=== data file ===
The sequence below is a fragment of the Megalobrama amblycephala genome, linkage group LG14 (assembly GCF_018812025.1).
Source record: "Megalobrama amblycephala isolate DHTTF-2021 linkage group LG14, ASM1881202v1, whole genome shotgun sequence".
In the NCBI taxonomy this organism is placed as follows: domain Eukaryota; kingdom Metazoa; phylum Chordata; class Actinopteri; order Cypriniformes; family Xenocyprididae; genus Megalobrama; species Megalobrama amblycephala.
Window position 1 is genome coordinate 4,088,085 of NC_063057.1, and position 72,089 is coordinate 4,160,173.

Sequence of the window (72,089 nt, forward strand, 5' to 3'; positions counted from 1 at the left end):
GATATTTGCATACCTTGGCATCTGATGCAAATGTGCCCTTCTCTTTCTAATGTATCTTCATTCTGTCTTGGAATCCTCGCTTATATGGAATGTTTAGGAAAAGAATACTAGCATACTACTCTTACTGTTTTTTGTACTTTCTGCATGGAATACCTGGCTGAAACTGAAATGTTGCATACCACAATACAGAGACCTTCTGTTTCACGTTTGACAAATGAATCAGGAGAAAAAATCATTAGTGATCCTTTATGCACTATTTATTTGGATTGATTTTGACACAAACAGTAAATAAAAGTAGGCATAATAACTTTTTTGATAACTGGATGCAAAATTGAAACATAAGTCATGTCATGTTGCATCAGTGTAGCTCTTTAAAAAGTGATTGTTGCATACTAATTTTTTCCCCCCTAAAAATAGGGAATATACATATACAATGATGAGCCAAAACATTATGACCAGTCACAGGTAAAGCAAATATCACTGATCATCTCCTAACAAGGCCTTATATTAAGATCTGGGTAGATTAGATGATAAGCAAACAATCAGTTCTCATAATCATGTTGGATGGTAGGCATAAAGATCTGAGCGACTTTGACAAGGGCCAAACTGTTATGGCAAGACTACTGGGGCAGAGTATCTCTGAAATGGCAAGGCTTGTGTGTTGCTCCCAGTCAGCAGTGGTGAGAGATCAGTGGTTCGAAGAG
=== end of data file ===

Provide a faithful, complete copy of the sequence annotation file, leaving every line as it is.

The sequence below is a fragment of the Megalobrama amblycephala genome, linkage group LG14 (assembly GCF_018812025.1).
Source record: "Megalobrama amblycephala isolate DHTTF-2021 linkage group LG14, ASM1881202v1, whole genome shotgun sequence".
In the NCBI taxonomy this organism is placed as follows: domain Eukaryota; kingdom Metazoa; phylum Chordata; class Actinopteri; order Cypriniformes; family Xenocyprididae; genus Megalobrama; species Megalobrama amblycephala.
Window position 1 is genome coordinate 4,088,085 of NC_063057.1, and position 72,089 is coordinate 4,160,173.

Sequence of the window (72,089 nt, forward strand, 5' to 3'; positions counted from 1 at the left end):
GATATTTGCATACCTTGGCATCTGATGCAAATGTGCCCTTCTCTTTCTAATGTATCTTCATTCTGTCTTGGAATCCTCGCTTATATGGAATGTTTAGGAAAAGAATACTAGCATACTACTCTTACTGTTTTTTGTACTTTCTGCATGGAATACCTGGCTGAAACTGAAATGTTGCATACCACAATACAGAGACCTTCTGTTTCACGTTTGACAAATGAATCAGGAGAAAAAATCATTAGTGATCCTTTATGCACTATTTATTTGGATTGATTTTGACACAAACAGTAAATAAAAGTAGGCATAATAACTTTTTTGATAACTGGATGCAAAATTGAAACATAAGTCATGTCATGTTGCATCAGTGTAGCTCTTTAAAAAGTGATTGTTGCATACTAATTTTTTCCCCCCTAAAAATAGGGAATATACATATACAATGATGAGCCAAAACATTATGACCAGTCACAGGTAAAGCAAATATCACTGATCATCTCCTAACAAGGCCTTATATTAAGATCTGGGTAGATTAGATGATAAGCAAACAATCAGTTCTCATAATCATGTTGGATGGTAGGCATAAAGATCTGAGCGACTTTGACAAGGGCCAAACTGTTATGGCAAGACTACTGGGGCAGAGTATCTCTGAAATGGCAAGGCTTGTGTGTTGCTCCCAGTCAGCAGTGGTGAGAGATCAGTGGTTCGAAGAG